Why Brie Larson Almost Said No to ‘Captain Marvel’

With all the needless criticisms Brie Larson faced in playing Captain Marvel earlier this year, nobody knows the real story about how it almost didn’t happen from the get-go. One personality trait many fans might not know about her is that she’s an admitted introvert.

If this sounds strange to be this way and still pursue acting, acting frequently opens a different reality toward a more extroverted side. This is the case with many actors who look very extroverted on the big screen, yet act quiet/reserved during interviews.

According to Larson recently, she wasn’t sure working for the MCU would help her cope well with the expected intense publicity. Has it really helped her, or is the MCU a black hole for independent actors?

Brie Larson answers questions while playing with puppies

Brie Larson
Brie Larson | VALERIE MACON/AFP/Getty Images

Some of you may catch BuzzFeed’s recurring YouTube videos where celebrities sit and play with puppies while answering questions about their careers. Brie Larson did one of these last March where she dug deep into how she really felt about playing Captain Marvel this year.

When someone asked her if she had any hesitation in taking on the Captain Marvel role, Larson wasn’t afraid to say she feared what the marketing would be. Since she admitted to being an introvert, the prospect of seeing her face plastered everywhere on billboards and digital media sort of haunted her.

As for the role itself, she had no qualms. She noted how excited she was to play the role and what it represented. Becoming a superstar in the process, though, was an alien process for her.

Not that Larson wasn’t already a superstar thanks to winning an Oscar for her role in Room. Then again, a film like this had a far less marketing budget compared to Marvel. Seeing one’s self on buses in every major city for a film could be unsettling for anyone not used to seeing their face plastered everywhere they look.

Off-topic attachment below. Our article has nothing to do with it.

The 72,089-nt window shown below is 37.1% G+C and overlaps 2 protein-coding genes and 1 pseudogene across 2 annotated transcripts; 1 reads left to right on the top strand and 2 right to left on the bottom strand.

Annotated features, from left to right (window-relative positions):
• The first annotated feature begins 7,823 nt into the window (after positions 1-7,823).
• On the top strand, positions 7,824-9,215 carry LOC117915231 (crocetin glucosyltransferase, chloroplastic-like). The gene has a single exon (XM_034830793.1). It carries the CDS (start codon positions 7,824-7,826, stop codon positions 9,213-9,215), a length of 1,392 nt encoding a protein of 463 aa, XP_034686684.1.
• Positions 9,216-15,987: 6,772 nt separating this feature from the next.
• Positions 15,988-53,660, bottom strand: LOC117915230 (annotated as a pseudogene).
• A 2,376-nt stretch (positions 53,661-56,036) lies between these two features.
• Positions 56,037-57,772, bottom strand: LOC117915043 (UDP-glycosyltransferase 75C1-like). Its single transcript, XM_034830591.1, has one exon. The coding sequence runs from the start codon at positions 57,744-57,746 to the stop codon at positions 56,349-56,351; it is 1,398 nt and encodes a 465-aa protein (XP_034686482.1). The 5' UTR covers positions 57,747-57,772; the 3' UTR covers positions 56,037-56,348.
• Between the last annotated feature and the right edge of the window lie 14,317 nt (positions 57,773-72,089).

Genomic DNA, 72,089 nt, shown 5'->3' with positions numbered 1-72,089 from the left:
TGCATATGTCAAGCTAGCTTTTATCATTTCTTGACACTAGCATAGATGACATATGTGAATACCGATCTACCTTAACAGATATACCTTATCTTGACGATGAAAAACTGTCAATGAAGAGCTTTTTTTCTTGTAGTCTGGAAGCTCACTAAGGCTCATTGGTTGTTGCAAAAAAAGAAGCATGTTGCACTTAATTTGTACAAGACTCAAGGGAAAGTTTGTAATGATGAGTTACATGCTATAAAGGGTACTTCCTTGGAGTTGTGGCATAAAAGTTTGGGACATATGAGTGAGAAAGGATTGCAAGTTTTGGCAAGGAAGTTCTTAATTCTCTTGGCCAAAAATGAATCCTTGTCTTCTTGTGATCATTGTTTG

Larson learned to accept it all anyway

If you stick around for the rest of her answer, Larson says she was glad she took the role Captain Marvel, despite the overwhelming marketing machine. One can arguably become used to seeing their face plastered everywhere, especially if it’s for something they truly believe in.

We have to think it was a lot harder for Larson to see the criticisms from comic book nerds who came after her for thinking it was sacrilege for Marvel to make Captain Marvel a woman. She hopefully thought this was a victory anyway since making real diversity change often means ruffling a few feathers.

With other rumors of Captain Marvel possibly being a lesbian, it seems Larson doesn’t mind joining the MCU now thanks to the company adhering to her own values she espouses on social media.

The bigger question is whether Larson secretly wishes she could still be an independent film actor, something she might not see again for a while as she resides in Marvel’s orbit.

The Marvel recruitment method to lure the best actors

Just take a look at the top actors Marvel has already taken away from their previous independent film lifestyles. All these actors accepted, of course, because who can deny not taking a larger payday after years of working for scale?

Larson likely considered this as well (as in a $5 million offer) after probably working for a far too low rate when doing films like Room and sideline TV roles. Based on her fear of joining the superstar ranks like her Marvel co-stars, we hope she can still escape from time to time to the indie fare we know her from.

It appears she will at times with an upcoming biographical legal drama called Just Mercy. Afterward, though, will be extreme anticipation of the sequel to Captain Marvel, which will likely ride on Larson’s shoulders.

Should she ever win major awards for playing Captain Marvel/Carol Danvers, she’ll make the next woman actor playing a major Marvel superhero not have to worry about being sent into a wormhole of uncertainty.